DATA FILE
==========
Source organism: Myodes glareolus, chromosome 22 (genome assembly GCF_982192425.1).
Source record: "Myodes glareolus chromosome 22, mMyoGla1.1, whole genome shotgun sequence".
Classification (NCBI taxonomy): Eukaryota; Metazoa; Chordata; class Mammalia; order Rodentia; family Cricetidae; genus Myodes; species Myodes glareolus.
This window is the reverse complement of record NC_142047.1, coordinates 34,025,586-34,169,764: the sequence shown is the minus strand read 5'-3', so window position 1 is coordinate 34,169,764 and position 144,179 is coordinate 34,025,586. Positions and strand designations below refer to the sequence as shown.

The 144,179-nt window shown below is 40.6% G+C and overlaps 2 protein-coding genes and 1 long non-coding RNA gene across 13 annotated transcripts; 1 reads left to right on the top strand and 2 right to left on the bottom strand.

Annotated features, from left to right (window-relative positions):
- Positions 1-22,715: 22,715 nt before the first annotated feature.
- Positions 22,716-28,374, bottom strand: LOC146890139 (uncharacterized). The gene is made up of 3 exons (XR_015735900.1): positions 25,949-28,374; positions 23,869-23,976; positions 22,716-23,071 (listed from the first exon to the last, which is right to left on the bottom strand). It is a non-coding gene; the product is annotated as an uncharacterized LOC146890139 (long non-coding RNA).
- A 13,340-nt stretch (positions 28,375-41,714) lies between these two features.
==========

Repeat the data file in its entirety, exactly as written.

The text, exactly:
Source organism: Myodes glareolus, chromosome 22 (genome assembly GCF_982192425.1).
Source record: "Myodes glareolus chromosome 22, mMyoGla1.1, whole genome shotgun sequence".
Classification (NCBI taxonomy): Eukaryota; Metazoa; Chordata; class Mammalia; order Rodentia; family Cricetidae; genus Myodes; species Myodes glareolus.
This window is the reverse complement of record NC_142047.1, coordinates 34,025,586-34,169,764: the sequence shown is the minus strand read 5'-3', so window position 1 is coordinate 34,169,764 and position 144,179 is coordinate 34,025,586. Positions and strand designations below refer to the sequence as shown.

The 144,179-nt window shown below is 40.6% G+C and overlaps 2 protein-coding genes and 1 long non-coding RNA gene across 13 annotated transcripts; 1 reads left to right on the top strand and 2 right to left on the bottom strand.

Annotated features, from left to right (window-relative positions):
- Positions 1-22,715: 22,715 nt before the first annotated feature.
- Positions 22,716-28,374, bottom strand: LOC146890139 (uncharacterized). The gene is made up of 3 exons (XR_015735900.1): positions 25,949-28,374; positions 23,869-23,976; positions 22,716-23,071 (listed from the first exon to the last, which is right to left on the bottom strand). It is a non-coding gene; the product is annotated as an uncharacterized LOC146890139 (long non-coding RNA).
- A 13,340-nt stretch (positions 28,375-41,714) lies between these two features.